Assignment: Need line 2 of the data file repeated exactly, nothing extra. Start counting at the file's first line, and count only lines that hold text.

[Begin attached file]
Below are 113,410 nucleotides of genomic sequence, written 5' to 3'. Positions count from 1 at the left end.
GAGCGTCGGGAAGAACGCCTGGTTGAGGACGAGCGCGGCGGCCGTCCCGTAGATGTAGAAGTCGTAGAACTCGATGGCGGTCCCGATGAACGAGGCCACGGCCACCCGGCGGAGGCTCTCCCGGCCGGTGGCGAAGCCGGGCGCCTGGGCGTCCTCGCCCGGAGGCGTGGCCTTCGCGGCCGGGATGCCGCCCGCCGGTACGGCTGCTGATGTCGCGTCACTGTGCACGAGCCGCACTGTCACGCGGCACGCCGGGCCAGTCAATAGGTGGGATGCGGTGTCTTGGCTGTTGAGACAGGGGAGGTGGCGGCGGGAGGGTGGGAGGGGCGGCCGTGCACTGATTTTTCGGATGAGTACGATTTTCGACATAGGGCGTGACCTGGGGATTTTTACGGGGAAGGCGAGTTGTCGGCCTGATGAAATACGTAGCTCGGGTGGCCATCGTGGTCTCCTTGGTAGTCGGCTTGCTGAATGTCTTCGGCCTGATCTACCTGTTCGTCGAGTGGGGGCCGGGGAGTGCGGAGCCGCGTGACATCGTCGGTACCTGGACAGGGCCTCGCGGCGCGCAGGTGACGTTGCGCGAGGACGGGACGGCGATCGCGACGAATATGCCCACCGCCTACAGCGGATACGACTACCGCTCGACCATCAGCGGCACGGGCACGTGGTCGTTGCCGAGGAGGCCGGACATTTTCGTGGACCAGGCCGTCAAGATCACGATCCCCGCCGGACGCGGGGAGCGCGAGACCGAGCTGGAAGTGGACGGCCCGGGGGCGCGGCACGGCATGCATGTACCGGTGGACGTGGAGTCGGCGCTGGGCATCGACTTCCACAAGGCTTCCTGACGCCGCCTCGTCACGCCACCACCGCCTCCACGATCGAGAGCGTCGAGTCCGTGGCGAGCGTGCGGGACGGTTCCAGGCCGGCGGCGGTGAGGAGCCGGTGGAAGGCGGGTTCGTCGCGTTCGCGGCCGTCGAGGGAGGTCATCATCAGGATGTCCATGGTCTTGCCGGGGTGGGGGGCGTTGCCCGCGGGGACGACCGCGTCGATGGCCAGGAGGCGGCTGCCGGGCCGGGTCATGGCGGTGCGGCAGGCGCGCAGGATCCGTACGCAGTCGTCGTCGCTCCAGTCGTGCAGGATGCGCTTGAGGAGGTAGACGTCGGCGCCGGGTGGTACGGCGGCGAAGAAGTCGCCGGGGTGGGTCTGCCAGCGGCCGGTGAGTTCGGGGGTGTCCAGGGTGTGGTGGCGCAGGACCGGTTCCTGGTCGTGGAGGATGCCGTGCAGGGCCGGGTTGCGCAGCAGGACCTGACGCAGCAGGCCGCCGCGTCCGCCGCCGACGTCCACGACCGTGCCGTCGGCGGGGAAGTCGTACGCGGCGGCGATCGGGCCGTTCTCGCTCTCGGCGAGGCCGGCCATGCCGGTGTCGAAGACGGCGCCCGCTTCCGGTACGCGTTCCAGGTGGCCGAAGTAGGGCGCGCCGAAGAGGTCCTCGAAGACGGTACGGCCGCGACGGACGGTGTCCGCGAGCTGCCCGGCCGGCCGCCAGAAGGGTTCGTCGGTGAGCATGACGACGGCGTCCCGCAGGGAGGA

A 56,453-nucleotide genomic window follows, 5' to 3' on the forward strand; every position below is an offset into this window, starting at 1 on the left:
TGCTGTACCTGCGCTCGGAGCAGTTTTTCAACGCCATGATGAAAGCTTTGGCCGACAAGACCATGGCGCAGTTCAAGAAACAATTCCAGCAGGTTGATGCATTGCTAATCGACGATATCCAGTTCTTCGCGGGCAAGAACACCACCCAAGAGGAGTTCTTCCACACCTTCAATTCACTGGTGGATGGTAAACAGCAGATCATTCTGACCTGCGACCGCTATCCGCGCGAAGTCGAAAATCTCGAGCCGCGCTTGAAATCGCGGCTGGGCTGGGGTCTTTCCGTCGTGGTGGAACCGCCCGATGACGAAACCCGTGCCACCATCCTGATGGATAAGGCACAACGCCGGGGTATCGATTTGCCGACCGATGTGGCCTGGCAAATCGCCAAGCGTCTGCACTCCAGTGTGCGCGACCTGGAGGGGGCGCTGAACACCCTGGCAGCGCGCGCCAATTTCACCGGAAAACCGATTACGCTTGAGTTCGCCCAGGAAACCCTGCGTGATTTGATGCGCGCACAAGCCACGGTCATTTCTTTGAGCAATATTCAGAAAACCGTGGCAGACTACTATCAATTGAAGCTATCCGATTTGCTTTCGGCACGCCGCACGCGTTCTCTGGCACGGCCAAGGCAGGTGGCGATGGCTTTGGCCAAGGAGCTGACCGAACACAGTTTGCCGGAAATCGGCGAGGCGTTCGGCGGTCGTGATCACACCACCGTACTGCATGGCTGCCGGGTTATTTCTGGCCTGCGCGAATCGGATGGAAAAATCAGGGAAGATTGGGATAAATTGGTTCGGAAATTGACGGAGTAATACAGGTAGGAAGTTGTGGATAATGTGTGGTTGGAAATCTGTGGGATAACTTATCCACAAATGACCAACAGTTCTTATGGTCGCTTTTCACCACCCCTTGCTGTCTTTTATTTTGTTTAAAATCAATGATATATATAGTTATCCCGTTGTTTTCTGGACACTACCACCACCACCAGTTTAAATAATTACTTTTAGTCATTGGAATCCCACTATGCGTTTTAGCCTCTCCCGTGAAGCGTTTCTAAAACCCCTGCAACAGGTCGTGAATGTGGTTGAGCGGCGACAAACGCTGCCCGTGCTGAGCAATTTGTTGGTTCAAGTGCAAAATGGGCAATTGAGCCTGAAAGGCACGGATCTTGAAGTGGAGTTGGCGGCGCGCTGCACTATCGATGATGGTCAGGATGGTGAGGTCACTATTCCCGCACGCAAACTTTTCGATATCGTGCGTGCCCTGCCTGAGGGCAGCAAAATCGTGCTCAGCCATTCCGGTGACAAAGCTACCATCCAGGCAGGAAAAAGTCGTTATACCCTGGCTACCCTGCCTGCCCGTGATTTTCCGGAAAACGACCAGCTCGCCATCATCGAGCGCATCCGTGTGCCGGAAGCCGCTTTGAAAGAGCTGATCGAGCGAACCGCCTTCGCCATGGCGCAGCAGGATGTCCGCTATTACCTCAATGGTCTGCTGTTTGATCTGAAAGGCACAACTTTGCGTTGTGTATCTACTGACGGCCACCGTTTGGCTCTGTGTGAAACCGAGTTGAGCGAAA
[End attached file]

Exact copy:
GAGCGTCGGGAAGAACGCCTGGTTGAGGACGAGCGCGGCGGCCGTCCCGTAGATGTAGAAGTCGTAGAACTCGATGGCGGTCCCGATGAACGAGGCCACGGCCACCCGGCGGAGGCTCTCCCGGCCGGTGGCGAAGCCGGGCGCCTGGGCGTCCTCGCCCGGAGGCGTGGCCTTCGCGGCCGGGATGCCGCCCGCCGGTACGGCTGCTGATGTCGCGTCACTGTGCACGAGCCGCACTGTCACGCGGCACGCCGGGCCAGTCAATAGGTGGGATGCGGTGTCTTGGCTGTTGAGACAGGGGAGGTGGCGGCGGGAGGGTGGGAGGGGCGGCCGTGCACTGATTTTTCGGATGAGTACGATTTTCGACATAGGGCGTGACCTGGGGATTTTTACGGGGAAGGCGAGTTGTCGGCCTGATGAAATACGTAGCTCGGGTGGCCATCGTGGTCTCCTTGGTAGTCGGCTTGCTGAATGTCTTCGGCCTGATCTACCTGTTCGTCGAGTGGGGGCCGGGGAGTGCGGAGCCGCGTGACATCGTCGGTACCTGGACAGGGCCTCGCGGCGCGCAGGTGACGTTGCGCGAGGACGGGACGGCGATCGCGACGAATATGCCCACCGCCTACAGCGGATACGACTACCGCTCGACCATCAGCGGCACGGGCACGTGGTCGTTGCCGAGGAGGCCGGACATTTTCGTGGACCAGGCCGTCAAGATCACGATCCCCGCCGGACGCGGGGAGCGCGAGACCGAGCTGGAAGTGGACGGCCCGGGGGCGCGGCACGGCATGCATGTACCGGTGGACGTGGAGTCGGCGCTGGGCATCGACTTCCACAAGGCTTCCTGACGCCGCCTCGTCACGCCACCACCGCCTCCACGATCGAGAGCGTCGAGTCCGTGGCGAGCGTGCGGGACGGTTCCAGGCCGGCGGCGGTGAGGAGCCGGTGGAAGGCGGGTTCGTCGCGTTCGCGGCCGTCGAGGGAGGTCATCATCAGGATGTCCATGGTCTTGCCGGGGTGGGGGGCGTTGCCCGCGGGGACGACCGCGTCGATGGCCAGGAGGCGGCTGCCGGGCCGGGTCATGGCGGTGCGGCAGGCGCGCAGGATCCGTACGCAGTCGTCGTCGCTCCAGTCGTGCAGGATGCGCTTGAGGAGGTAGACGTCGGCGCCGGGTGGTACGGCGGCGAAGAAGTCGCCGGGGTGGGTCTGCCAGCGGCCGGTGAGTTCGGGGGTGTCCAGGGTGTGGTGGCGCAGGACCGGTTCCTGGTCGTGGAGGATGCCGTGCAGGGCCGGGTTGCGCAGCAGGACCTGACGCAGCAGGCCGCCGCGTCCGCCGCCGACGTCCACGACCGTGCCGTCGGCGGGGAAGTCGTACGCGGCGGCGATCGGGCCGTTCTCGCTCTCGGCGAGGCCGGCCATGCCGGTGTCGAAGACGGCGCCCGCTTCCGGTACGCGTTCCAGGTGGCCGAAGTAGGGCGCGCCGAAGAGGTCCTCGAAGACGGTACGGCCGCGACGGACGGTGTCCGCGAGCTGCCCGGCCGGCCGCCAGAAGGGTTCGTCGGTGAGCATGACGACGGCGTCCCGCAGGGAGGA